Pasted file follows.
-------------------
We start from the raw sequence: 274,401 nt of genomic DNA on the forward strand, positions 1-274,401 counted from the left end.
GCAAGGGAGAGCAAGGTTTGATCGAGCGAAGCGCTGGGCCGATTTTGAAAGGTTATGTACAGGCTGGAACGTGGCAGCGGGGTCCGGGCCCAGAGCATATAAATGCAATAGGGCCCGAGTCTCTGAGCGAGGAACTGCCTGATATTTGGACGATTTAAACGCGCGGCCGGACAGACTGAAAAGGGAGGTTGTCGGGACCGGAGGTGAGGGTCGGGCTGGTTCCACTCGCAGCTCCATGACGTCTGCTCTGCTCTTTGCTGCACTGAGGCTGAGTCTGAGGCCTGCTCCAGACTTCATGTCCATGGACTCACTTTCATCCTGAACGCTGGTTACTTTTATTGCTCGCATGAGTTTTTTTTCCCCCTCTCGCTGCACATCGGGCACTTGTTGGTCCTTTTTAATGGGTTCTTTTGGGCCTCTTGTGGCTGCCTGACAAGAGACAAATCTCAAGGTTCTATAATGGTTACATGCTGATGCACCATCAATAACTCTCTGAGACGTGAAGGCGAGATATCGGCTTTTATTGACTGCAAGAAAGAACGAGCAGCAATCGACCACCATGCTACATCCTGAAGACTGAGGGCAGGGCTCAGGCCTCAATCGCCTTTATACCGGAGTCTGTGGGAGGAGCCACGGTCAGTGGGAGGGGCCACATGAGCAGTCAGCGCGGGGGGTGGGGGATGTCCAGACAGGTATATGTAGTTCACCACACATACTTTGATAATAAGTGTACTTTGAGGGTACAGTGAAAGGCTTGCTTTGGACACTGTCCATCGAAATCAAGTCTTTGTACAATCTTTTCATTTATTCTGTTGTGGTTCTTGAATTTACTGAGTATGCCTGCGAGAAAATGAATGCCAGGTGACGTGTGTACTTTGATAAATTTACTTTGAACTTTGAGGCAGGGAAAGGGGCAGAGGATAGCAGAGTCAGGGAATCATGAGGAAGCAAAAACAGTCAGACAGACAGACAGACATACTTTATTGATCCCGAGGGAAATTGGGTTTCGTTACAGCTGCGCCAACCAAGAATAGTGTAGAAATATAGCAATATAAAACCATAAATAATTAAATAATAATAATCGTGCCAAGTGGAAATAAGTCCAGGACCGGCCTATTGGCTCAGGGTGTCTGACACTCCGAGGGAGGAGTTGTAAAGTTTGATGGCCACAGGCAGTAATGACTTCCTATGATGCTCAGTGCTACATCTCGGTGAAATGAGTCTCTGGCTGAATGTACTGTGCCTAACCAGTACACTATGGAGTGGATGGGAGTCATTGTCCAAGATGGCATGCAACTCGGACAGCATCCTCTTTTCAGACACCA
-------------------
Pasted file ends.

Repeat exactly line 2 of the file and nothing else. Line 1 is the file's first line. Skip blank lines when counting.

GCAAGGGAGAGCAAGGTTTGATCGAGCGAAGCGCTGGGCCGATTTTGAAAGGTTATGTACAGGCTGGAACGTGGCAGCGGGGTCCGGGCCCAGAGCATATAAATGCAATAGGGCCCGAGTCTCTGAGCGAGGAACTGCCTGATATTTGGACGATTTAAACGCGCGGCCGGACAGACTGAAAAGGGAGGTTGTCGGGACCGGAGGTGAGGGTCGGGCTGGTTCCACTCGCAGCTCCATGACGTCTGCTCTGCTCTTTGCTGCACTGAGGCTGAGTCTGAGGCCTGCTCCAGACTTCATGTCCATGGACTCACTTTCATCCTGAACGCTGGTTACTTTTATTGCTCGCATGAGTTTTTTTTCCCCCTCTCGCTGCACATCGGGCACTTGTTGGTCCTTTTTAATGGGTTCTTTTGGGCCTCTTGTGGCTGCCTGACAAGAGACAAATCTCAAGGTTCTATAATGGTTACATGCTGATGCACCATCAATAACTCTCTGAGACGTGAAGGCGAGATATCGGCTTTTATTGACTGCAAGAAAGAACGAGCAGCAATCGACCACCATGCTACATCCTGAAGACTGAGGGCAGGGCTCAGGCCTCAATCGCCTTTATACCGGAGTCTGTGGGAGGAGCCACGGTCAGTGGGAGGGGCCACATGAGCAGTCAGCGCGGGGGGTGGGGGATGTCCAGACAGGTATATGTAGTTCACCACACATACTTTGATAATAAGTGTACTTTGAGGGTACAGTGAAAGGCTTGCTTTGGACACTGTCCATCGAAATCAAGTCTTTGTACAATCTTTTCATTTATTCTGTTGTGGTTCTTGAATTTACTGAGTATGCCTGCGAGAAAATGAATGCCAGGTGACGTGTGTACTTTGATAAATTTACTTTGAACTTTGAGGCAGGGAAAGGGGCAGAGGATAGCAGAGTCAGGGAATCATGAGGAAGCAAAAACAGTCAGACAGACAGACAGACATACTTTATTGATCCCGAGGGAAATTGGGTTTCGTTACAGCTGCGCCAACCAAGAATAGTGTAGAAATATAGCAATATAAAACCATAAATAATTAAATAATAATAATCGTGCCAAGTGGAAATAAGTCCAGGACCGGCCTATTGGCTCAGGGTGTCTGACACTCCGAGGGAGGAGTTGTAAAGTTTGATGGCCACAGGCAGTAATGACTTCCTATGATGCTCAGTGCTACATCTCGGTGAAATGAGTCTCTGGCTGAATGTACTGTGCCTAACCAGTACACTATGGAGTGGATGGGAGTCATTGTCCAAGATGGCATGCAACTCGGACAGCATCCTCTTTTCAGACACCA